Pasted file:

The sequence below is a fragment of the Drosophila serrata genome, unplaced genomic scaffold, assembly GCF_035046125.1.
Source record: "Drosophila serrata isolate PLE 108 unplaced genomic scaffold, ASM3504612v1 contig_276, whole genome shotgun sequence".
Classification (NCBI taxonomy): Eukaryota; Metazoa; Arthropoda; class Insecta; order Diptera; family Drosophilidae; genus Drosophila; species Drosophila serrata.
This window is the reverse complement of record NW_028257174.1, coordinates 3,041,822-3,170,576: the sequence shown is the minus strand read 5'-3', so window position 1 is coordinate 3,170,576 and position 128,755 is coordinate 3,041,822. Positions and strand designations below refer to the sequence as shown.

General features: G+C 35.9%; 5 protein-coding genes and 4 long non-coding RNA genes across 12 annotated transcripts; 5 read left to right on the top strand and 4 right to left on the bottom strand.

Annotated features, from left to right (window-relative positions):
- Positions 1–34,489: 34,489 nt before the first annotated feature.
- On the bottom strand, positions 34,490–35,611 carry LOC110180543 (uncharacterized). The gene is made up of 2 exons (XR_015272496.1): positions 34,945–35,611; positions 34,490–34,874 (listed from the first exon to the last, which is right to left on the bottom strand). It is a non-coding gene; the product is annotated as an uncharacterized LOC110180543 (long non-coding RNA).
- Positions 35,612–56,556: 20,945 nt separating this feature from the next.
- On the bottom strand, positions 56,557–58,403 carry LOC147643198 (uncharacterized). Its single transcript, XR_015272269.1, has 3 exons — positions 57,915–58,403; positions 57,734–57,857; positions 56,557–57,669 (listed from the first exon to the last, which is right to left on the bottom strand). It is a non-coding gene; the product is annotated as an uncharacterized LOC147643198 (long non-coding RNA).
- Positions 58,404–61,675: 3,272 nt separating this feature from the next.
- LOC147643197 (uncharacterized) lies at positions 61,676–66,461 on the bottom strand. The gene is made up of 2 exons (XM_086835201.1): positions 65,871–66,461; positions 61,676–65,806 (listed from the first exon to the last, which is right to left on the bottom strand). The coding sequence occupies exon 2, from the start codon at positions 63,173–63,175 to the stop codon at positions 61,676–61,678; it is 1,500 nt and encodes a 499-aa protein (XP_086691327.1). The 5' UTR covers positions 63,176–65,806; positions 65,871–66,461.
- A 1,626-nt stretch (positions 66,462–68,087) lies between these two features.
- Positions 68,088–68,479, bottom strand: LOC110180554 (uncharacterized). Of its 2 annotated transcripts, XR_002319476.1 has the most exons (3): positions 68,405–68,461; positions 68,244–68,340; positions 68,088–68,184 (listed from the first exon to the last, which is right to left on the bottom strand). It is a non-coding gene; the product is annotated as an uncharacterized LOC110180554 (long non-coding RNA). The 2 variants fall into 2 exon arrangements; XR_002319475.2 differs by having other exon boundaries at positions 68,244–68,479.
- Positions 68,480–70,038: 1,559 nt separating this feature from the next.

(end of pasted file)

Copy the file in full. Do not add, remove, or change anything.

The sequence below is a fragment of the Drosophila serrata genome, unplaced genomic scaffold, assembly GCF_035046125.1.
Source record: "Drosophila serrata isolate PLE 108 unplaced genomic scaffold, ASM3504612v1 contig_276, whole genome shotgun sequence".
Classification (NCBI taxonomy): Eukaryota; Metazoa; Arthropoda; class Insecta; order Diptera; family Drosophilidae; genus Drosophila; species Drosophila serrata.
This window is the reverse complement of record NW_028257174.1, coordinates 3,041,822-3,170,576: the sequence shown is the minus strand read 5'-3', so window position 1 is coordinate 3,170,576 and position 128,755 is coordinate 3,041,822. Positions and strand designations below refer to the sequence as shown.

General features: G+C 35.9%; 5 protein-coding genes and 4 long non-coding RNA genes across 12 annotated transcripts; 5 read left to right on the top strand and 4 right to left on the bottom strand.

Annotated features, from left to right (window-relative positions):
- Positions 1–34,489: 34,489 nt before the first annotated feature.
- On the bottom strand, positions 34,490–35,611 carry LOC110180543 (uncharacterized). The gene is made up of 2 exons (XR_015272496.1): positions 34,945–35,611; positions 34,490–34,874 (listed from the first exon to the last, which is right to left on the bottom strand). It is a non-coding gene; the product is annotated as an uncharacterized LOC110180543 (long non-coding RNA).
- Positions 35,612–56,556: 20,945 nt separating this feature from the next.
- On the bottom strand, positions 56,557–58,403 carry LOC147643198 (uncharacterized). Its single transcript, XR_015272269.1, has 3 exons — positions 57,915–58,403; positions 57,734–57,857; positions 56,557–57,669 (listed from the first exon to the last, which is right to left on the bottom strand). It is a non-coding gene; the product is annotated as an uncharacterized LOC147643198 (long non-coding RNA).
- Positions 58,404–61,675: 3,272 nt separating this feature from the next.
- LOC147643197 (uncharacterized) lies at positions 61,676–66,461 on the bottom strand. The gene is made up of 2 exons (XM_086835201.1): positions 65,871–66,461; positions 61,676–65,806 (listed from the first exon to the last, which is right to left on the bottom strand). The coding sequence occupies exon 2, from the start codon at positions 63,173–63,175 to the stop codon at positions 61,676–61,678; it is 1,500 nt and encodes a 499-aa protein (XP_086691327.1). The 5' UTR covers positions 63,176–65,806; positions 65,871–66,461.
- A 1,626-nt stretch (positions 66,462–68,087) lies between these two features.
- Positions 68,088–68,479, bottom strand: LOC110180554 (uncharacterized). Of its 2 annotated transcripts, XR_002319476.1 has the most exons (3): positions 68,405–68,461; positions 68,244–68,340; positions 68,088–68,184 (listed from the first exon to the last, which is right to left on the bottom strand). It is a non-coding gene; the product is annotated as an uncharacterized LOC110180554 (long non-coding RNA). The 2 variants fall into 2 exon arrangements; XR_002319475.2 differs by having other exon boundaries at positions 68,244–68,479.
- Positions 68,480–70,038: 1,559 nt separating this feature from the next.